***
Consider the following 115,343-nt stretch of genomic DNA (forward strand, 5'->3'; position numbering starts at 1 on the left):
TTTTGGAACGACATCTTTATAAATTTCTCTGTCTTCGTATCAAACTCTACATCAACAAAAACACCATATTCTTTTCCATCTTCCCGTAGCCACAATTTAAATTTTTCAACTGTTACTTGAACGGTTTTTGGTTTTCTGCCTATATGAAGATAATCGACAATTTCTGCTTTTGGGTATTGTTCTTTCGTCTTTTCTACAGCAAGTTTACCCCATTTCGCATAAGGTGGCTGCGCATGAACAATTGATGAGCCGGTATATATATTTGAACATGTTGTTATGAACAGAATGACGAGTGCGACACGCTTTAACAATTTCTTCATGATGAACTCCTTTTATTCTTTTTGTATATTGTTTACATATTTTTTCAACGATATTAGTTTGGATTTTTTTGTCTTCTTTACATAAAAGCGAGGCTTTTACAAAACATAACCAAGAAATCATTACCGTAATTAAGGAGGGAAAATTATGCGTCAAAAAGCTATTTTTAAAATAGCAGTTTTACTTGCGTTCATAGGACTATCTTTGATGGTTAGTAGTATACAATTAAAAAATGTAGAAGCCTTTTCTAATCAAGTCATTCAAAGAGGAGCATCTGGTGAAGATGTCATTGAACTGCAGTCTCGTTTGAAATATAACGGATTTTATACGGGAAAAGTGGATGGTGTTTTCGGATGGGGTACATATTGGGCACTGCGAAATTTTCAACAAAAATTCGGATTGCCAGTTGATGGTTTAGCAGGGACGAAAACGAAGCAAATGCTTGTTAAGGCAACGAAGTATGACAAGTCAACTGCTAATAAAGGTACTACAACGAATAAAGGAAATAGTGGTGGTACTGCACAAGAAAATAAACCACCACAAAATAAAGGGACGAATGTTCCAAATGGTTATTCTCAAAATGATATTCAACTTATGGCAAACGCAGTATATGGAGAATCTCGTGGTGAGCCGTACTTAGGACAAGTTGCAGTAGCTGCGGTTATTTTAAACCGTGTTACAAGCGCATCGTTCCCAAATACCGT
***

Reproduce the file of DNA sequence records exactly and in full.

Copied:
Consider the following 115,343-nt stretch of genomic DNA (forward strand, 5'->3'; position numbering starts at 1 on the left):
TTTTGGAACGACATCTTTATAAATTTCTCTGTCTTCGTATCAAACTCTACATCAACAAAAACACCATATTCTTTTCCATCTTCCCGTAGCCACAATTTAAATTTTTCAACTGTTACTTGAACGGTTTTTGGTTTTCTGCCTATATGAAGATAATCGACAATTTCTGCTTTTGGGTATTGTTCTTTCGTCTTTTCTACAGCAAGTTTACCCCATTTCGCATAAGGTGGCTGCGCATGAACAATTGATGAGCCGGTATATATATTTGAACATGTTGTTATGAACAGAATGACGAGTGCGACACGCTTTAACAATTTCTTCATGATGAACTCCTTTTATTCTTTTTGTATATTGTTTACATATTTTTTCAACGATATTAGTTTGGATTTTTTTGTCTTCTTTACATAAAAGCGAGGCTTTTACAAAACATAACCAAGAAATCATTACCGTAATTAAGGAGGGAAAATTATGCGTCAAAAAGCTATTTTTAAAATAGCAGTTTTACTTGCGTTCATAGGACTATCTTTGATGGTTAGTAGTATACAATTAAAAAATGTAGAAGCCTTTTCTAATCAAGTCATTCAAAGAGGAGCATCTGGTGAAGATGTCATTGAACTGCAGTCTCGTTTGAAATATAACGGATTTTATACGGGAAAAGTGGATGGTGTTTTCGGATGGGGTACATATTGGGCACTGCGAAATTTTCAACAAAAATTCGGATTGCCAGTTGATGGTTTAGCAGGGACGAAAACGAAGCAAATGCTTGTTAAGGCAACGAAGTATGACAAGTCAACTGCTAATAAAGGTACTACAACGAATAAAGGAAATAGTGGTGGTACTGCACAAGAAAATAAACCACCACAAAATAAAGGGACGAATGTTCCAAATGGTTATTCTCAAAATGATATTCAACTTATGGCAAACGCAGTATATGGAGAATCTCGTGGTGAGCCGTACTTAGGACAAGTTGCAGTAGCTGCGGTTATTTTAAACCGTGTTACAAGCGCATCGTTCCCAAATACCGT